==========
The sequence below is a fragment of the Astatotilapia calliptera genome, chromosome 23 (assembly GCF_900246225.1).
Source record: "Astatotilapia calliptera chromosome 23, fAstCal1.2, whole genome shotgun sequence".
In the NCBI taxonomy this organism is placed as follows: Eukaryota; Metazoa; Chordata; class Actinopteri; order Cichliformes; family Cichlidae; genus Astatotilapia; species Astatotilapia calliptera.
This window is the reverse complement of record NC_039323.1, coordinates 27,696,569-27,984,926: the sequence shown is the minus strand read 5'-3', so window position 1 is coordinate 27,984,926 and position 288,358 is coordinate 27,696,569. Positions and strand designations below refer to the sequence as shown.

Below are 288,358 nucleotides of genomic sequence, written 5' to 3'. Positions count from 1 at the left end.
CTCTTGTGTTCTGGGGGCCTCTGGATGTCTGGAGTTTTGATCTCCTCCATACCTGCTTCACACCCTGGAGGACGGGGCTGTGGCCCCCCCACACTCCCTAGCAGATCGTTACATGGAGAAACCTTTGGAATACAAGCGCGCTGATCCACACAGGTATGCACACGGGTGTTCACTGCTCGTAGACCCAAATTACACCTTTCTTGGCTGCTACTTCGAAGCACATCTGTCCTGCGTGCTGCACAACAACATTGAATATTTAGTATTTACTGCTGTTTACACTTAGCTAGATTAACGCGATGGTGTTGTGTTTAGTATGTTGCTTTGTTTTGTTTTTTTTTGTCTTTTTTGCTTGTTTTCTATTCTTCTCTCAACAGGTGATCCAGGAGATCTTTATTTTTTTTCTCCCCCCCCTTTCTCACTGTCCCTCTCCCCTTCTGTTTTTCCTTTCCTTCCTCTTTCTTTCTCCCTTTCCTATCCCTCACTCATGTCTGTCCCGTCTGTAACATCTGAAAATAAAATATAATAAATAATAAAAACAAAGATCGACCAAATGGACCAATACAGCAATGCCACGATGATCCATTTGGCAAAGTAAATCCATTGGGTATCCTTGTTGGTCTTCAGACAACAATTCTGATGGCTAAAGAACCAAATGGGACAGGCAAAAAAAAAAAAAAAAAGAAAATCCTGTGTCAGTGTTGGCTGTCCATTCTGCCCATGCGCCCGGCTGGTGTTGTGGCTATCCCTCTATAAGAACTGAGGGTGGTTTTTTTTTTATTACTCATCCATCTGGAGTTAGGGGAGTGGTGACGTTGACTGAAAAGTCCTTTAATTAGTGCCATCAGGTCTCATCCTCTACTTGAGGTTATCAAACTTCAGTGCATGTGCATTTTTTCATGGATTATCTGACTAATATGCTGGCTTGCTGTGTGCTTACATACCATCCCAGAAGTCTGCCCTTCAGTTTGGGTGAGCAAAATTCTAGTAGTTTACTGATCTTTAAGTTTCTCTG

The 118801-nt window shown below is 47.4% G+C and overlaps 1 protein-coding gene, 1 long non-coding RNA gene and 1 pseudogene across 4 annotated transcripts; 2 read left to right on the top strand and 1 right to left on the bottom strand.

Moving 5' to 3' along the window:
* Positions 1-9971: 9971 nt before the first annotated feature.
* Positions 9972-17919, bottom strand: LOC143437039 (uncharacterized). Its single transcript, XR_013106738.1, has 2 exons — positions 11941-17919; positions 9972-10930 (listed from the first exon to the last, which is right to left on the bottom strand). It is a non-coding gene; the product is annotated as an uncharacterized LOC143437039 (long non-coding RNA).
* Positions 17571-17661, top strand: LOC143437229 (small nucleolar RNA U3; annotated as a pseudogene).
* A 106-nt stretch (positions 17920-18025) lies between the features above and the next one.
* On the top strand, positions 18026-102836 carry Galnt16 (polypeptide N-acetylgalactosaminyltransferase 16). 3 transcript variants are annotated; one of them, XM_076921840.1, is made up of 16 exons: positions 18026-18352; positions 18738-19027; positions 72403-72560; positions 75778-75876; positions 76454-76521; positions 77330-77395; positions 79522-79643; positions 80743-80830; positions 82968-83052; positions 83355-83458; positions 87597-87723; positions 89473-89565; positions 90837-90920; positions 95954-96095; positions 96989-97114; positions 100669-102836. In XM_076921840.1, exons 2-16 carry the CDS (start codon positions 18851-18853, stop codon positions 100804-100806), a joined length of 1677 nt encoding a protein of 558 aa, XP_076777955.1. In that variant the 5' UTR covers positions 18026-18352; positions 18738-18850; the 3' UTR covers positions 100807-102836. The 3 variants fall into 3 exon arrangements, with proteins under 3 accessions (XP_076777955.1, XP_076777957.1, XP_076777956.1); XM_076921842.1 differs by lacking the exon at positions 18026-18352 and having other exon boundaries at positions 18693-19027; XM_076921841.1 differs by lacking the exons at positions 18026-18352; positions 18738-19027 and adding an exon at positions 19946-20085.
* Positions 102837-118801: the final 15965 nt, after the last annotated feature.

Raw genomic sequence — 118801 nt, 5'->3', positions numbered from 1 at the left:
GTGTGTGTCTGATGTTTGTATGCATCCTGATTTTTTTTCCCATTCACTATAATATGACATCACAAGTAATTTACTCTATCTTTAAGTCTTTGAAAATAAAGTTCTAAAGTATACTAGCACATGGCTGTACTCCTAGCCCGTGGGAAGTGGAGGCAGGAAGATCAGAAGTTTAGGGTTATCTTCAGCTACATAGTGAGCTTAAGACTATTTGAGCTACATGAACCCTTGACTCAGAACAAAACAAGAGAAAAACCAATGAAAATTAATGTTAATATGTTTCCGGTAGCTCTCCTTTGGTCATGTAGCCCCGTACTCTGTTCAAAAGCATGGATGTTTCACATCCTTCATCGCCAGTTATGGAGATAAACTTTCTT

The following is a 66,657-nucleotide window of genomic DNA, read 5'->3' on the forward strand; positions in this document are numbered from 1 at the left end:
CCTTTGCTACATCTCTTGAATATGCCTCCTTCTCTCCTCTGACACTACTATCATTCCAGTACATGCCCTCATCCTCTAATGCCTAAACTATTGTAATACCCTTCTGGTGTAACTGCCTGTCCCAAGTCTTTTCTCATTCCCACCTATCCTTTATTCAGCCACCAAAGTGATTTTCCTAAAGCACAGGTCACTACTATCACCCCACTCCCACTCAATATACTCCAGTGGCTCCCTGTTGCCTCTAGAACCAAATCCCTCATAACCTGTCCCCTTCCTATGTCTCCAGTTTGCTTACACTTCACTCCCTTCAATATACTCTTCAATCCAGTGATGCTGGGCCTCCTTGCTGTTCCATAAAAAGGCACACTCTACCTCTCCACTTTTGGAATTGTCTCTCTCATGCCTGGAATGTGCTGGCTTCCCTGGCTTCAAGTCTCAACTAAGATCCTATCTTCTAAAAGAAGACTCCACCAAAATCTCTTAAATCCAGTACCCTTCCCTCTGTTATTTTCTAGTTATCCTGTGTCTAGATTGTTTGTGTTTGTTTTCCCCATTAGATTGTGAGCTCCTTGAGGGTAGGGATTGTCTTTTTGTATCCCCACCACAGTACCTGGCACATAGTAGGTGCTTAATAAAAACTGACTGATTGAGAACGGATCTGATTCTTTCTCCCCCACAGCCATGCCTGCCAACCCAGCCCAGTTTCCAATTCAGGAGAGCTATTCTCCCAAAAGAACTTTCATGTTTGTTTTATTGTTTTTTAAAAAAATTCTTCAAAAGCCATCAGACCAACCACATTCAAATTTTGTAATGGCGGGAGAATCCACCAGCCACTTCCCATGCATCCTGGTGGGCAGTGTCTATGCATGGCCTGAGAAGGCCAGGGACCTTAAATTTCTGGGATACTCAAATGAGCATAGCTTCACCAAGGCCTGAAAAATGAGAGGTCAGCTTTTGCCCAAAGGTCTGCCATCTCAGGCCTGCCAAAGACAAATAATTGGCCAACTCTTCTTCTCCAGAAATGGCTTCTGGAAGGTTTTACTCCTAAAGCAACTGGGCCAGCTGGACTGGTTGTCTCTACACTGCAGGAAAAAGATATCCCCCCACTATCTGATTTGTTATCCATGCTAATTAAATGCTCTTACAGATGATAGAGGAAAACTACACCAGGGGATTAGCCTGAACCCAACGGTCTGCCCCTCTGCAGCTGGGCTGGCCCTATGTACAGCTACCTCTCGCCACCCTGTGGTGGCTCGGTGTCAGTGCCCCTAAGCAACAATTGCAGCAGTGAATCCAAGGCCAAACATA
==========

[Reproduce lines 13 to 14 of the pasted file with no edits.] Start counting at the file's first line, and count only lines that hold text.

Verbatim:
* On the top strand, positions 18026-102836 carry Galnt16 (polypeptide N-acetylgalactosaminyltransferase 16). 3 transcript variants are annotated; one of them, XM_076921840.1, is made up of 16 exons: positions 18026-18352; positions 18738-19027; positions 72403-72560; positions 75778-75876; positions 76454-76521; positions 77330-77395; positions 79522-79643; positions 80743-80830; positions 82968-83052; positions 83355-83458; positions 87597-87723; positions 89473-89565; positions 90837-90920; positions 95954-96095; positions 96989-97114; positions 100669-102836. In XM_076921840.1, exons 2-16 carry the CDS (start codon positions 18851-18853, stop codon positions 100804-100806), a joined length of 1677 nt encoding a protein of 558 aa, XP_076777955.1. In that variant the 5' UTR covers positions 18026-18352; positions 18738-18850; the 3' UTR covers positions 100807-102836. The 3 variants fall into 3 exon arrangements, with proteins under 3 accessions (XP_076777955.1, XP_076777957.1, XP_076777956.1); XM_076921842.1 differs by lacking the exon at positions 18026-18352 and having other exon boundaries at positions 18693-19027; XM_076921841.1 differs by lacking the exons at positions 18026-18352; positions 18738-19027 and adding an exon at positions 19946-20085.
* Positions 102837-118801: the final 15965 nt, after the last annotated feature.